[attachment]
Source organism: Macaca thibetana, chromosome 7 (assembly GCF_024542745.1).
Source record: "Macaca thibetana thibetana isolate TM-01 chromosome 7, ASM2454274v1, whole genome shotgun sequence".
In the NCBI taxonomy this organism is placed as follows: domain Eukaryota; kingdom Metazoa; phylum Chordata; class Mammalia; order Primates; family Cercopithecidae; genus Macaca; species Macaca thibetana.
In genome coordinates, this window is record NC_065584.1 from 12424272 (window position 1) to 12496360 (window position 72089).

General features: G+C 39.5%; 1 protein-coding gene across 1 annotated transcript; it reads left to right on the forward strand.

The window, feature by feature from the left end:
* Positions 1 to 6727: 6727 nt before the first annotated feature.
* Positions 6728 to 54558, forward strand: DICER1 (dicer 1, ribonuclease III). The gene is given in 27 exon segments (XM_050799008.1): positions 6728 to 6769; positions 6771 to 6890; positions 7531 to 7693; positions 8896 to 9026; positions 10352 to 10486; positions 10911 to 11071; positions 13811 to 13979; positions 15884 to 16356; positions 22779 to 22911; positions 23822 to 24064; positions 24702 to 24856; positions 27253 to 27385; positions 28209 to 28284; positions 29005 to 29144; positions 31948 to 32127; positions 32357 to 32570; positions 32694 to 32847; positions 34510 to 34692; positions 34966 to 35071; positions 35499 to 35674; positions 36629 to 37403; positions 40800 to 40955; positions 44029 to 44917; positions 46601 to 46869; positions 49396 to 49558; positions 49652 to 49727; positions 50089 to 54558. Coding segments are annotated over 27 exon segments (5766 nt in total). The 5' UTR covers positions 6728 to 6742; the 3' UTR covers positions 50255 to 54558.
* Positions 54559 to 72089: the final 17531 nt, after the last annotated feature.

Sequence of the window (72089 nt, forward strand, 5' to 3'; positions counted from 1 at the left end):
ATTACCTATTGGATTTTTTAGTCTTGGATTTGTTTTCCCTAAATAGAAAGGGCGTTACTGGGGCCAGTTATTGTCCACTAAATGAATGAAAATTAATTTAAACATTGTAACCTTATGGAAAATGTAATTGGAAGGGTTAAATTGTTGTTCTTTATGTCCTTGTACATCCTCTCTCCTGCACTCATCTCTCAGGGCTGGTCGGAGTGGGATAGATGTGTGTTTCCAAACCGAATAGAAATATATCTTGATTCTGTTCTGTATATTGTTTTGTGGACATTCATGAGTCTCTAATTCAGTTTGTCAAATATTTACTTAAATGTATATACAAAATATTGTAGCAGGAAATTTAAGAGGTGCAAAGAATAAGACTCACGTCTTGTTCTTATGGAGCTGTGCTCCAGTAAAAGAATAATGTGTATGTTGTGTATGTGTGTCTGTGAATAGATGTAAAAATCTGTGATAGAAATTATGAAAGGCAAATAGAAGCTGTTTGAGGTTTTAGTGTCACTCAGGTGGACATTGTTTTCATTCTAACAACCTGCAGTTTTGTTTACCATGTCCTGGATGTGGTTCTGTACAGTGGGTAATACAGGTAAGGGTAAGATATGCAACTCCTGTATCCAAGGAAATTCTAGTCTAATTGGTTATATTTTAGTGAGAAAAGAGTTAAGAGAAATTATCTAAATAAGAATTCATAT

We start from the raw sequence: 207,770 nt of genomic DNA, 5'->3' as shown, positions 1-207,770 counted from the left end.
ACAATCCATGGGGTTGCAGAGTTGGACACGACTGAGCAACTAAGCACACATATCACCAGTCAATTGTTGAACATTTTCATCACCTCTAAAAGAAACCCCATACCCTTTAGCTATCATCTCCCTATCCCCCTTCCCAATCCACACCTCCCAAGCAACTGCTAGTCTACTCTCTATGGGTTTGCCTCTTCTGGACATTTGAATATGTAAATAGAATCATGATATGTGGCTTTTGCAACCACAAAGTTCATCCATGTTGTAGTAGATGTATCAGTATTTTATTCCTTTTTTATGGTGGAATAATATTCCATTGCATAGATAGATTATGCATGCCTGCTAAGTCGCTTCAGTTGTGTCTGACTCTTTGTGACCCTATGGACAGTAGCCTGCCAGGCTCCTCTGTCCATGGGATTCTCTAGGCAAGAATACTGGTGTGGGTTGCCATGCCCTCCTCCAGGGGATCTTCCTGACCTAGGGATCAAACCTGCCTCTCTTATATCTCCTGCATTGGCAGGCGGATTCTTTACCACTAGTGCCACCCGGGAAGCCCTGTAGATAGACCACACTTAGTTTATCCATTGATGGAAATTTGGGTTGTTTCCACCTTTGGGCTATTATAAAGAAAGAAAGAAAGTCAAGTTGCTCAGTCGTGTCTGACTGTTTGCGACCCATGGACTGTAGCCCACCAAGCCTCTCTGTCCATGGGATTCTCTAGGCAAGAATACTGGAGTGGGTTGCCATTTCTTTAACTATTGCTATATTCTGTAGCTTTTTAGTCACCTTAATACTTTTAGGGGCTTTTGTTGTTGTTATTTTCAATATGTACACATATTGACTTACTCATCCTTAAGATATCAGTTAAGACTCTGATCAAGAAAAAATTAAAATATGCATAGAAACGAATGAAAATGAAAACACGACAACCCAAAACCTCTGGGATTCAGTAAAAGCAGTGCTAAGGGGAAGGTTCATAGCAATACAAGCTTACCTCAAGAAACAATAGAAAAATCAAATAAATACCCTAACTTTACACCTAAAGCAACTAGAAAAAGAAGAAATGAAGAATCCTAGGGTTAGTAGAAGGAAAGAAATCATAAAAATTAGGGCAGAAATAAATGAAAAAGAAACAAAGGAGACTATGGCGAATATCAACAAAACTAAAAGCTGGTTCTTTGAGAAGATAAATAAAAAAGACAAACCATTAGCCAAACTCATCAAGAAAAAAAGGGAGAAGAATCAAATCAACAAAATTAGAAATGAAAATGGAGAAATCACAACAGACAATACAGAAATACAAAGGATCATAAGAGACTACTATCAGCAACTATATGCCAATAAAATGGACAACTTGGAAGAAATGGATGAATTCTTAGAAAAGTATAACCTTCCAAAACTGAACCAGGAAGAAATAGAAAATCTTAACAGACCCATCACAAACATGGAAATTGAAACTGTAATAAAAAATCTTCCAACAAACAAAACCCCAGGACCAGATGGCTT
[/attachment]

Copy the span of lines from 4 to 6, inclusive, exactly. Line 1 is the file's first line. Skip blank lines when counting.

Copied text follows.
In genome coordinates, this window is record NC_065584.1 from 12424272 (window position 1) to 12496360 (window position 72089).

General features: G+C 39.5%; 1 protein-coding gene across 1 annotated transcript; it reads left to right on the forward strand.

The window, feature by feature from the left end: